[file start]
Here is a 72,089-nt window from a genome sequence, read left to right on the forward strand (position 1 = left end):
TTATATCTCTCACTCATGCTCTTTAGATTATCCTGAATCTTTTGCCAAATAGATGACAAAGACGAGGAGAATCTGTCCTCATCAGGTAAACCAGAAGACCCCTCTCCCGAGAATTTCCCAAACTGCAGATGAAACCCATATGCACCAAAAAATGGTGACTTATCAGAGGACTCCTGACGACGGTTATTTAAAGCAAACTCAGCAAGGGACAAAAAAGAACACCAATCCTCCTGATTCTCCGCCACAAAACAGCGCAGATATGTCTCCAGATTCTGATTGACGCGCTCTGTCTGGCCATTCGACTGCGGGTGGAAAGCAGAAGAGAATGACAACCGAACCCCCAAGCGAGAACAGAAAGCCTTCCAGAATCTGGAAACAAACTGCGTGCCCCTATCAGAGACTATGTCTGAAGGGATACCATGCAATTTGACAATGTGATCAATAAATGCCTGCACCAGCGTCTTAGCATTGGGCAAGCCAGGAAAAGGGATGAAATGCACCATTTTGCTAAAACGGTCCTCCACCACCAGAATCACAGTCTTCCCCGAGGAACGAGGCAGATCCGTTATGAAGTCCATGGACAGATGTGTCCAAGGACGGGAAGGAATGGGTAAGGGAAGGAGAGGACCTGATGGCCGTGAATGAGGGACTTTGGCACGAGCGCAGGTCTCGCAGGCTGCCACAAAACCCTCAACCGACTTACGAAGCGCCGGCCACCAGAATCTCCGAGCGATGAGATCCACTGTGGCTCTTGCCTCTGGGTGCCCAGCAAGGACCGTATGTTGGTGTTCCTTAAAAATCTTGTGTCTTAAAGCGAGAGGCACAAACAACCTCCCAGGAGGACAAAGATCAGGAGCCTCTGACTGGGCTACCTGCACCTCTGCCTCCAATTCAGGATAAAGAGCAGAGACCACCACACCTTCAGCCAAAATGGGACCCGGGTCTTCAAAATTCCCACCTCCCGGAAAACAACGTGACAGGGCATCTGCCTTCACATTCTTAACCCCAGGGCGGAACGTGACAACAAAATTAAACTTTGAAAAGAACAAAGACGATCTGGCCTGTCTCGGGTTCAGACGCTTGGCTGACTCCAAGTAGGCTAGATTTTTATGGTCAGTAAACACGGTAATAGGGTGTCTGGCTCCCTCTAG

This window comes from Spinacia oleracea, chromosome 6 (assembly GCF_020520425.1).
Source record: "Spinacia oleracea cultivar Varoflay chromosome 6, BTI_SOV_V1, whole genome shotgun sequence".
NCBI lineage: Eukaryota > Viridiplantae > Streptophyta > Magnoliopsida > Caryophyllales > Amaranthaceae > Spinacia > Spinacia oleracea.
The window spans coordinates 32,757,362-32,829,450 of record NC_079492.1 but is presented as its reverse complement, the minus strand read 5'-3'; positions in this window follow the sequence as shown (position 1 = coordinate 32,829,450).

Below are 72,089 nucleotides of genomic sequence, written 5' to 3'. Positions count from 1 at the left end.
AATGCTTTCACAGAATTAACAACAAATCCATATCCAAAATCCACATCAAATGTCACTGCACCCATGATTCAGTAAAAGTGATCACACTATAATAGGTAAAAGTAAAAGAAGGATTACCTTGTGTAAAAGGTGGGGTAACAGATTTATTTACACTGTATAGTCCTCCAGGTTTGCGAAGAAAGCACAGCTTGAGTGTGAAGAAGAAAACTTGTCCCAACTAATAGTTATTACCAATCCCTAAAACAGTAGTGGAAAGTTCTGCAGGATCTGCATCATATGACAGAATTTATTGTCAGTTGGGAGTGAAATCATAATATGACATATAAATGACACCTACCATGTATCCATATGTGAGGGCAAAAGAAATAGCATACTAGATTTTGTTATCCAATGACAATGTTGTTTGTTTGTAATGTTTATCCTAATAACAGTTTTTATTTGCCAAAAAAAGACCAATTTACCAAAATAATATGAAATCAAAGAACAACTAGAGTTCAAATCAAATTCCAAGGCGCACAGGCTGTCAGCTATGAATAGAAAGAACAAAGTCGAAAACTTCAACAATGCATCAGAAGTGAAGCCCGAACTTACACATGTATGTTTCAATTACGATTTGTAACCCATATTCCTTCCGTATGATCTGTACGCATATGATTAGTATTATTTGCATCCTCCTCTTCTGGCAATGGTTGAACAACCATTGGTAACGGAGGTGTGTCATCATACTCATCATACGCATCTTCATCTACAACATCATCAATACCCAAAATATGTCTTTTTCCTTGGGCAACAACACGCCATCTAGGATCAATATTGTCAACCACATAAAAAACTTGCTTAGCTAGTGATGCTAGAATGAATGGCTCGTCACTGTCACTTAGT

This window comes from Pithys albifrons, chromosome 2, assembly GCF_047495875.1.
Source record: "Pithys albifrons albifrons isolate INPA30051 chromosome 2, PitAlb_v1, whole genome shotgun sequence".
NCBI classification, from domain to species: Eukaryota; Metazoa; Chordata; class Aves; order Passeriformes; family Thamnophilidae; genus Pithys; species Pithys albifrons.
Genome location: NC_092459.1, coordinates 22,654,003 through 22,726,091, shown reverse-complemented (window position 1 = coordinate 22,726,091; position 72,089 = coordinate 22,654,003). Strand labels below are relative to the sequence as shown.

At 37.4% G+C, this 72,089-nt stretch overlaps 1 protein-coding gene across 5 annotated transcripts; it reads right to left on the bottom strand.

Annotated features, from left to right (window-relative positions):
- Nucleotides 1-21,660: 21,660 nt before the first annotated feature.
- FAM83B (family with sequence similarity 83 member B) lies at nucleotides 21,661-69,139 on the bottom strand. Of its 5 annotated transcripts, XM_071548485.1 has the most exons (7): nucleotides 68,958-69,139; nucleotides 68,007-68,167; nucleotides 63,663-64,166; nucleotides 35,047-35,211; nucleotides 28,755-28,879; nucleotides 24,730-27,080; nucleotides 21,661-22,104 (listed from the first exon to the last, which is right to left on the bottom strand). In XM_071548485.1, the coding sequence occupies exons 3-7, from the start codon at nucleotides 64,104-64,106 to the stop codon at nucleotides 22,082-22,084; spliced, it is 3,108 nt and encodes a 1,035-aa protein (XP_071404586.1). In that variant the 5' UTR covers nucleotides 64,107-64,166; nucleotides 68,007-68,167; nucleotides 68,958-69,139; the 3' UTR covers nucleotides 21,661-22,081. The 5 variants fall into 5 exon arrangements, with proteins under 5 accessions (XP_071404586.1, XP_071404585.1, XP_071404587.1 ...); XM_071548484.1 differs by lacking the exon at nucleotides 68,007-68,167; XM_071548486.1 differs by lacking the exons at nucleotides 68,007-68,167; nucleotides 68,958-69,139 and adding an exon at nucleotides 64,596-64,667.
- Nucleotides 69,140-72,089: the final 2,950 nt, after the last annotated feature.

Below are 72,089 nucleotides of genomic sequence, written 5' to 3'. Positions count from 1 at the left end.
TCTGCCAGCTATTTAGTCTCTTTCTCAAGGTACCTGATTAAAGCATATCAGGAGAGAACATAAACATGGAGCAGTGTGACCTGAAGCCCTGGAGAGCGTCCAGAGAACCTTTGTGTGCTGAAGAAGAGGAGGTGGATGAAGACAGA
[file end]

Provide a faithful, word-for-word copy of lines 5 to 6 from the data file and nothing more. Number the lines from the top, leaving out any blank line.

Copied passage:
NCBI lineage: Eukaryota > Viridiplantae > Streptophyta > Magnoliopsida > Caryophyllales > Amaranthaceae > Spinacia > Spinacia oleracea.
The window spans coordinates 32,757,362-32,829,450 of record NC_079492.1 but is presented as its reverse complement, the minus strand read 5'-3'; positions in this window follow the sequence as shown (position 1 = coordinate 32,829,450).